*In fact, Prince William appeared in one of my dreams last night. Unfortunately: (1) he was for some reason a member of my extended family, (2) he was late, and (3) he was wearing a huge hat with a giant feather in it that I thought was frankly a BIT MUCH. I did not like him at all.

Tuesday, May 12, 2009

This is what you see

photo by Saldy

when you drive out to the inland valley and climb up 8,000 ft.

Fun fact: you may won't have cell service at the base of the mountain, but once you get high enough to find snow, you can call your mom and wish her a happy Mother's Day.

Monday, May 11, 2009

Naples has an Abundance of Buckets

Unlike Angelica, Naples is not named for anything very exciting, has no connection to Alexander Hamilton, and in fact has little interesting history to speak of, except possibly for the fact that in 1790 the white settlers told the Seneca they had twenty years to get out. There is no level on which I do not find that baffling.

When I was skimming histories of Naples online (there are a grand total of two), I ran across this paragraph, which I found very disturbing: "While there has not been made any attempt to organize an elaborate fire department in the village, the enterprising citizens have provided a good serviceable engine, hose cart, truck, and an abundance of buckets. This equipment in the hands of interested residents and all working unitedly, has thus far proved equal to any emergency." Then I realized it was written in 1893. And obviously they now have a fire department because they have these all over the place.

Fact I did not know: fire hydrants are painted purple when their water source is non-potable. Same goes for white. These hydrants should not be licked.

There seemed to be a higher than average number of fire hydrants. At first I thought I was just noticing them because they were not yellow. But then I saw this building and it all became clear.
The entire town is waiting for this pile of dry sticks to go up in flames, and they want to be sure they've got enough non-potable water on hand to put it out.

Perhaps to make up for the constant threat of fire, someone at some point had the good sense to plant flowering trees all along the main street, which looks awfully nice:
Fact I did not know: Trees with pink blossoms are not potable.

This is a random view from the parking lot.
I don't know what those buildings are and have nothing to say about them. Maybe it's where they used to keep the abundance of buckets. Either way, my guess is, not potable.

Saturday, May 09, 2009

A New Era

We'll see how it fares in the wilderness this weekend.

Thursday, May 07, 2009

Alphabet Juice, the Good Parts Version

I have just finished Roy Blount Jr.'s Alphabet Juice, which I have been reading for approximately my entire life. Or, if you want to be accurate, about six weeks. There's so much wordplay it takes three times as long as normal to get through a page.

Alphabet Juice is about words and language, and RB's opinion of or observations concerning certain individual examples. It's made up of alphabetized entries, which range from mishit (entire entry: "Should be hyphenated, for decency's sake"), to mansuetude (which he thinks should be "put out to pasture"), to names, famous, whose correct pronunciation is so narrowly known that if you use it, you'll seem wrong. The examples in the last category aren't that great, but it reminds to complain about the lack of pronunciations given for the more unusual words. I do not, off the top of my head, know how to pronounce prothonotary. The first example listed in Merriam Webster is pro-THON-uh-tayr-ee, which is not how it sounded in my head.)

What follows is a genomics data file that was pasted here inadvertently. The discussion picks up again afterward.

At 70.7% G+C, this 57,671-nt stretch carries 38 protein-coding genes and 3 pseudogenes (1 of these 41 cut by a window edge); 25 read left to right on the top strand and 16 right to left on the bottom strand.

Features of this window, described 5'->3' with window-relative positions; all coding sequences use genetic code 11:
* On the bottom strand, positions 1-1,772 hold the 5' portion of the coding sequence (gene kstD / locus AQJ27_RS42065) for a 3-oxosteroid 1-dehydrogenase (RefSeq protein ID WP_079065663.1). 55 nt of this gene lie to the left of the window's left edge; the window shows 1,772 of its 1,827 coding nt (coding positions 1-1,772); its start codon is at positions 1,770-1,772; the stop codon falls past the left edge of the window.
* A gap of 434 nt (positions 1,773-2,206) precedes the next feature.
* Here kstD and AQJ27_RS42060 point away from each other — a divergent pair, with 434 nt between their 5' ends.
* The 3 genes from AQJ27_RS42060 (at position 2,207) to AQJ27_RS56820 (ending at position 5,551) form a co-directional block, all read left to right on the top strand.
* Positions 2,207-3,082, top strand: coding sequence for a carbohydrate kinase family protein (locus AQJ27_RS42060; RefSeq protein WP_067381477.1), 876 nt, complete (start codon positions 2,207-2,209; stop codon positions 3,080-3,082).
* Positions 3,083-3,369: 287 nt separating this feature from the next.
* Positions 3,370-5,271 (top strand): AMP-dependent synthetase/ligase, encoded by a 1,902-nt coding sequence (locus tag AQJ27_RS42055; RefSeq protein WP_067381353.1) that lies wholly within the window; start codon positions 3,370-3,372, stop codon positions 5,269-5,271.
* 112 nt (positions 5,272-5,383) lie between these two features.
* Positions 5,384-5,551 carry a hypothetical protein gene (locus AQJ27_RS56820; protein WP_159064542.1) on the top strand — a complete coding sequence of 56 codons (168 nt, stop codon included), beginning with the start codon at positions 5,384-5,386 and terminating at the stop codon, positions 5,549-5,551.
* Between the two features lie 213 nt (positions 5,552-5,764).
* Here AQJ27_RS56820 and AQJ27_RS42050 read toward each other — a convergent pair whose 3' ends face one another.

Anyway, my experience of reading this book has confirmed my belief that I would be a terrible book reviewer. Although I am a proponent of making notes and writing in margins, I hardly ever do it. While I was reading this book, I made an effort to at least mark the pages that contained some particularly interesting factoid, but I find I do not have the willpower to condense it for you in a way that will be at all helpful to your understanding of what this book is really about. Basically I am just commenting on a few of RB's comments. Good luck!

Page 31: This page is largely about the history of the word avocado. Why did I mark this page? Possibly because this is where RB tells us that See you later, alligator translates in French to À tout à l'heure, voltigeur which means See you later, acrobat. But on the same page it says avocat du diable means, in French, both devil's advocate and devil's avocado, which is equally interesting and may have been why I picked it. I think what we can learn from this is that French is fun, and my memory is bad.

Page 81: "Buck . . . in 'pass the buck,' is short for a buckhorn knife, often used in frontier poker games to mark the dealer." I did not know that, but I have a feeling everyone else did.

Page 104 or Page 105: Again, not totally sure why I marked this. Perhaps because the French for the making of, as in DVD extras, is Le Making Of. I'm starting to wonder whether RB is Le Making This Up.

Page 119: This page describes a hat that has three sides, which has printed on it, one per side: I MAY BE WRONG, or IT IS FIFTY TO ONE BUT YOU ARE, or I'LL CONSIDER OF IT. This comes from a 1765 satire called The History of Little Goody Two-Shoes, which I now want to read.

Page 133: I have no idea why I marked this.

Page 145: Here is a problem I have with this book. RB goes into the history of I on this page. I as in the pronoun. He says this: "The Old English for I was ic. Not good for self-esteem. In the Middle English period it evolved to ich, pronounced itch. 'Will you take this woman to be your lawfully wedded wife?' 'Itch will.' Not a good start." No, I'm sorry, but no, that is ridiculous. First of all, according to what I was taught, ic was already pronounced itch in Old English. And second, you can't judge a thousand-year-old word that is no longer used by the standards of modern English. Or at least, you can't do it in front a former Anglo-Saxonist who is incredibly sensitive about this kind of thing.